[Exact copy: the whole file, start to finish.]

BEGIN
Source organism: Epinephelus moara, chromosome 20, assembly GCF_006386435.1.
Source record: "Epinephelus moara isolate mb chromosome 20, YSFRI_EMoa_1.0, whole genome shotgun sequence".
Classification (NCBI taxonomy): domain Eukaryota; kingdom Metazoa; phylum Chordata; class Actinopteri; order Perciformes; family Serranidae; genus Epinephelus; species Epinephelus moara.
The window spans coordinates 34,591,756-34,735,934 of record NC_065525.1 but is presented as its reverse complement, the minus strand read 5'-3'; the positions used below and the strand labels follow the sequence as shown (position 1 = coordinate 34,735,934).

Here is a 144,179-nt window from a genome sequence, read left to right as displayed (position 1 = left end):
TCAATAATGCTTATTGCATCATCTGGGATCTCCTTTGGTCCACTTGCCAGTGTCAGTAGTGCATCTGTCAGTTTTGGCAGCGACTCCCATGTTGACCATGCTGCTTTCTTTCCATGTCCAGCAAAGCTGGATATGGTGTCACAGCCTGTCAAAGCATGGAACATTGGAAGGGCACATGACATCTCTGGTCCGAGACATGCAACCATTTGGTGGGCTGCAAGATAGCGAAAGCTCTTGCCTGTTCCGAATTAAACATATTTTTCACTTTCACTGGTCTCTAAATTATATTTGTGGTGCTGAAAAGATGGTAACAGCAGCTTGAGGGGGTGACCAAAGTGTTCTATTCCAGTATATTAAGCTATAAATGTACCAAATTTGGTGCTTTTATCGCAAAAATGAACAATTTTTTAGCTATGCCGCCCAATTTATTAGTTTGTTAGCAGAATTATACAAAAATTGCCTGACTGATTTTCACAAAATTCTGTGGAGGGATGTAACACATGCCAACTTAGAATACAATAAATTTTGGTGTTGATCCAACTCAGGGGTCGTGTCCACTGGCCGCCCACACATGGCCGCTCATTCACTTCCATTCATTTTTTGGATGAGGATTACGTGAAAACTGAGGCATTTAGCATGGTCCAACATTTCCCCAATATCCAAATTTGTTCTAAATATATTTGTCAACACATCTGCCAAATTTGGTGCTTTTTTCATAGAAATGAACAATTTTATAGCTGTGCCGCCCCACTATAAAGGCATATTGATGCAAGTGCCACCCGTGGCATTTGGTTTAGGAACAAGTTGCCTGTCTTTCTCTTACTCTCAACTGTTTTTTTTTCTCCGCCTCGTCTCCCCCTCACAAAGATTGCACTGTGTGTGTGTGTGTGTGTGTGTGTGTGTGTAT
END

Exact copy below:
Source organism: Epinephelus moara, chromosome 20, assembly GCF_006386435.1.
Source record: "Epinephelus moara isolate mb chromosome 20, YSFRI_EMoa_1.0, whole genome shotgun sequence".
Classification (NCBI taxonomy): domain Eukaryota; kingdom Metazoa; phylum Chordata; class Actinopteri; order Perciformes; family Serranidae; genus Epinephelus; species Epinephelus moara.
The window spans coordinates 34,591,756-34,735,934 of record NC_065525.1 but is presented as its reverse complement, the minus strand read 5'-3'; the positions used below and the strand labels follow the sequence as shown (position 1 = coordinate 34,735,934).

Here is a 144,179-nt window from a genome sequence, read left to right as displayed (position 1 = left end):
TCAATAATGCTTATTGCATCATCTGGGATCTCCTTTGGTCCACTTGCCAGTGTCAGTAGTGCATCTGTCAGTTTTGGCAGCGACTCCCATGTTGACCATGCTGCTTTCTTTCCATGTCCAGCAAAGCTGGATATGGTGTCACAGCCTGTCAAAGCATGGAACATTGGAAGGGCACATGACATCTCTGGTCCGAGACATGCAACCATTTGGTGGGCTGCAAGATAGCGAAAGCTCTTGCCTGTTCCGAATTAAACATATTTTTCACTTTCACTGGTCTCTAAATTATATTTGTGGTGCTGAAAAGATGGTAACAGCAGCTTGAGGGGGTGACCAAAGTGTTCTATTCCAGTATATTAAGCTATAAATGTACCAAATTTGGTGCTTTTATCGCAAAAATGAACAATTTTTTAGCTATGCCGCCCAATTTATTAGTTTGTTAGCAGAATTATACAAAAATTGCCTGACTGATTTTCACAAAATTCTGTGGAGGGATGTAACACATGCCAACTTAGAATACAATAAATTTTGGTGTTGATCCAACTCAGGGGTCGTGTCCACTGGCCGCCCACACATGGCCGCTCATTCACTTCCATTCATTTTTTGGATGAGGATTACGTGAAAACTGAGGCATTTAGCATGGTCCAACATTTCCCCAATATCCAAATTTGTTCTAAATATATTTGTCAACACATCTGCCAAATTTGGTGCTTTTTTCATAGAAATGAACAATTTTATAGCTGTGCCGCCCCACTATAAAGGCATATTGATGCAAGTGCCACCCGTGGCATTTGGTTTAGGAACAAGTTGCCTGTCTTTCTCTTACTCTCAACTGTTTTTTTTTCTCCGCCTCGTCTCCCCCTCACAAAGATTGCACTGTGTGTGTGTGTGTGTGTGTGTGTGTGTGTAT